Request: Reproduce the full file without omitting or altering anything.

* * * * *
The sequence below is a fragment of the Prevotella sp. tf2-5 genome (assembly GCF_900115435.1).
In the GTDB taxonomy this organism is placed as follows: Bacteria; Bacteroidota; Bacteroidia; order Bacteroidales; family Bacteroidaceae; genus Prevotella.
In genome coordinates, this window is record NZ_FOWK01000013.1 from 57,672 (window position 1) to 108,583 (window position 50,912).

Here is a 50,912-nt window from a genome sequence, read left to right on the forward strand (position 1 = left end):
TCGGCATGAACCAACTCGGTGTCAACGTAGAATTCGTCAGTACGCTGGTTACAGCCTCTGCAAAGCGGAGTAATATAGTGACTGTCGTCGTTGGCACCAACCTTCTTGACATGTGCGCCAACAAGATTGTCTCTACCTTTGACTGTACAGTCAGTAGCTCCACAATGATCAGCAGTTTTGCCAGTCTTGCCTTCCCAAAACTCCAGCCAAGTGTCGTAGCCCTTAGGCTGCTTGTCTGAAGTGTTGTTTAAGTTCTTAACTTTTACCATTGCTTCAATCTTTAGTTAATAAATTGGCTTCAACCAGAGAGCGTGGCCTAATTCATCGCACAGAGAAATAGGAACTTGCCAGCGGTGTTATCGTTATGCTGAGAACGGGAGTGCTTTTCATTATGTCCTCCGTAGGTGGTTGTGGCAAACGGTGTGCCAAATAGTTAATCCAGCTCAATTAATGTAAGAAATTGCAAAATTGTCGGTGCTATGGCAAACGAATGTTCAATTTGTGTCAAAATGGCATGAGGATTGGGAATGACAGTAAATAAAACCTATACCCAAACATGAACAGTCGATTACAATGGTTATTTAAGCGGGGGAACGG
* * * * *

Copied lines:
The sequence below is a fragment of the Prevotella sp. tf2-5 genome (assembly GCF_900115435.1).
In the GTDB taxonomy this organism is placed as follows: Bacteria; Bacteroidota; Bacteroidia; order Bacteroidales; family Bacteroidaceae; genus Prevotella.
In genome coordinates, this window is record NZ_FOWK01000013.1 from 57,672 (window position 1) to 108,583 (window position 50,912).

Here is a 50,912-nt window from a genome sequence, read left to right on the forward strand (position 1 = left end):
TCGGCATGAACCAACTCGGTGTCAACGTAGAATTCGTCAGTACGCTGGTTACAGCCTCTGCAAAGCGGAGTAATATAGTGACTGTCGTCGTTGGCACCAACCTTCTTGACATGTGCGCCAACAAGATTGTCTCTACCTTTGACTGTACAGTCAGTAGCTCCACAATGATCAGCAGTTTTGCCAGTCTTGCCTTCCCAAAACTCCAGCCAAGTGTCGTAGCCCTTAGGCTGCTTGTCTGAAGTGTTGTTTAAGTTCTTAACTTTTACCATTGCTTCAATCTTTAGTTAATAAATTGGCTTCAACCAGAGAGCGTGGCCTAATTCATCGCACAGAGAAATAGGAACTTGCCAGCGGTGTTATCGTTATGCTGAGAACGGGAGTGCTTTTCATTATGTCCTCCGTAGGTGGTTGTGGCAAACGGTGTGCCAAATAGTTAATCCAGCTCAATTAATGTAAGAAATTGCAAAATTGTCGGTGCTATGGCAAACGAATGTTCAATTTGTGTCAAAATGGCATGAGGATTGGGAATGACAGTAAATAAAACCTATACCCAAACATGAACAGTCGATTACAATGGTTATTTAAGCGGGGGAACGG